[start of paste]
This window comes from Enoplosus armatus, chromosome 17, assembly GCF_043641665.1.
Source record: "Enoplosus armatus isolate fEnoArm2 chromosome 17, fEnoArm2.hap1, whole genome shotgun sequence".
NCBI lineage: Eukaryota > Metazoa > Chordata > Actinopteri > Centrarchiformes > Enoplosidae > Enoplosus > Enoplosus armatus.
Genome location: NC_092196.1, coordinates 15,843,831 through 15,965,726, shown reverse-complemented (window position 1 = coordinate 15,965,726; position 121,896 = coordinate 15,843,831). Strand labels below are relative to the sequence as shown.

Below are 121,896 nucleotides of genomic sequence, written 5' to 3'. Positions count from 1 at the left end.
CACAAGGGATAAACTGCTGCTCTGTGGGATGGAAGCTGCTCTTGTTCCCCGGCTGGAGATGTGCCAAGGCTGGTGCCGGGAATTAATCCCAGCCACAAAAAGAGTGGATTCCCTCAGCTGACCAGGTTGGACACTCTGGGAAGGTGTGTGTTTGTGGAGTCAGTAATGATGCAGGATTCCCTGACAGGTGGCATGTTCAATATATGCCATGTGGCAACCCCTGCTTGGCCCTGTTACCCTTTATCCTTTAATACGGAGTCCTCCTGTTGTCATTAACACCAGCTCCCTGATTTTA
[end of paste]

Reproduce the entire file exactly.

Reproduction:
This window comes from Enoplosus armatus, chromosome 17, assembly GCF_043641665.1.
Source record: "Enoplosus armatus isolate fEnoArm2 chromosome 17, fEnoArm2.hap1, whole genome shotgun sequence".
NCBI lineage: Eukaryota > Metazoa > Chordata > Actinopteri > Centrarchiformes > Enoplosidae > Enoplosus > Enoplosus armatus.
Genome location: NC_092196.1, coordinates 15,843,831 through 15,965,726, shown reverse-complemented (window position 1 = coordinate 15,965,726; position 121,896 = coordinate 15,843,831). Strand labels below are relative to the sequence as shown.

Below are 121,896 nucleotides of genomic sequence, written 5' to 3'. Positions count from 1 at the left end.
CACAAGGGATAAACTGCTGCTCTGTGGGATGGAAGCTGCTCTTGTTCCCCGGCTGGAGATGTGCCAAGGCTGGTGCCGGGAATTAATCCCAGCCACAAAAAGAGTGGATTCCCTCAGCTGACCAGGTTGGACACTCTGGGAAGGTGTGTGTTTGTGGAGTCAGTAATGATGCAGGATTCCCTGACAGGTGGCATGTTCAATATATGCCATGTGGCAACCCCTGCTTGGCCCTGTTACCCTTTATCCTTTAATACGGAGTCCTCCTGTTGTCATTAACACCAGCTCCCTGATTTTA